Exuma Cays Land and Sea Park Wins Global Ocean Refuge Award

At the 2018 Our Ocean Conference in October, representatives from nations around the world and hundreds of marine conservationists gathered, as the Marine Conservation Institute announced that the Exuma Cays Land and Sea Park in The Bahamas had earned a Platinum Global Ocean Refuge Award.

Exuma Cays Land and Sea Park Wins Global Ocean Refuge Award

The Exuma Cays Land and Sea Park joins a prestigious group of 10 marine protected areas (MPAs) that comprise the Global Ocean Refuge System. They meet the highest science-based standards for biodiversity protection and best practices for management and enforcement.

Marine Conservation Institute awards Global Ocean Refuge status to MPAs like the Exuma Cays Land and Sea Park for actively protecting the world’s most valuable and biodiverse ocean habitats, sustaining marine biodiversity and increasing populations of marine life. The Exuma Cays Land and Sea Park joins a growing network of Global Ocean Refuges that will contribute to reaching strong protection for 30 percent of the ocean’s most critical places by 2030. The Institute’s objective for the award is to bring special recognition to nations, decision makers and site managers who effectively protect their marine ecosystems and to incentivize better ocean protection worldwide.

The Exuma Cays Land and Sea Park (ECLSP) serves as an ecological refuge to numerous plant, coral and animal species due to its relatively undisturbed coral reef, mangrove and seagrass bed ecosystems. In an archipelago of many islands and surrounding reefs, this MPA stands out for strong protection and careful management. The ECLSP  is one of 32 national parks managed by the Bahamas National Trust, a non-governmental organization created by an Act of  Parliament to manage national parks.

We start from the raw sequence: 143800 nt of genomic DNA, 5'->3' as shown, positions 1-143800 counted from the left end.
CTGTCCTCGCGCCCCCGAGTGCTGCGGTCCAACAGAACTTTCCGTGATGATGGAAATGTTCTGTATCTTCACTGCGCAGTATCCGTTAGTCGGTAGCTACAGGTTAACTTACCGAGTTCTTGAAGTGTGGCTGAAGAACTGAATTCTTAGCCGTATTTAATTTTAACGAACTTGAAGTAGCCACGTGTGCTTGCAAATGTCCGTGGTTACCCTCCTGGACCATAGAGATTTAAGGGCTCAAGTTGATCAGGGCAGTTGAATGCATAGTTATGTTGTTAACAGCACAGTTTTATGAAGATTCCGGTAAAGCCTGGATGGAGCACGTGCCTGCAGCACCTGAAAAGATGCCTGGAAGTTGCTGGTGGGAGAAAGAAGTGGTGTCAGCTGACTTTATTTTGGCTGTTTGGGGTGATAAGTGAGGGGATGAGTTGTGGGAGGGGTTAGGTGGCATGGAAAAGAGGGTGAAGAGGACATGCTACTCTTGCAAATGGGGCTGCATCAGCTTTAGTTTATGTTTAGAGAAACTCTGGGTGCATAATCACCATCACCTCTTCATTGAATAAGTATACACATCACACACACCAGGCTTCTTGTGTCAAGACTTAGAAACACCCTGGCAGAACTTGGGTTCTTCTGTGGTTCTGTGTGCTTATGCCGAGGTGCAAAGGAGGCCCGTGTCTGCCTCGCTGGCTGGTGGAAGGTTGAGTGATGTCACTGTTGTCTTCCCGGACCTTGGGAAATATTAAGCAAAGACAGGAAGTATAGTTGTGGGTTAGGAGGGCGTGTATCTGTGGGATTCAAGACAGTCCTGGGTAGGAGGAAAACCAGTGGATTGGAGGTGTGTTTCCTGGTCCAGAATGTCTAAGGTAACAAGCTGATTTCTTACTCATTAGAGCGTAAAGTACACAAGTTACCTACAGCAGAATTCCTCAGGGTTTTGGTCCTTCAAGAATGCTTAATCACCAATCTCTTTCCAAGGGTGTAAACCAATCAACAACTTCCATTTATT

“The Exuma Cays Land and Sea Park highlights the ability of a well-managed marine park to not only preserve the beauty of an area, but also to provide critical protection for marine life to maintain the delicate balance, and health of coral reefs and other marine ecosystems,” said Eric Carey, executive director, The Bahamas National Trust. “It also shows how no marine protected area is an island, and how outside factors, whether they be increasing sea temperatures or unsustainable fishing, can affect the ability of the park to safeguard the species and habitats within it. The Bahamas is currently addressing these issues by expanding its system of MPAs to build a network of MPAs that will replenish each other and surrounding areas, sustainably protect marine ecosystems and key species within them, while allowing human access and uses that are compatible with the goals of sustainability. The ECLSP was the springboard that created the awareness of how important it is to protect and conserve our marine environment. The Bahamas National Trust is honored to be recognized by the Global Ocean Refuge System. There is no greater honor than to be recognized by the scientific community and peer management agencies.”

Visit globaloceanrefuge.org to learn more about Global Ocean Refuges.

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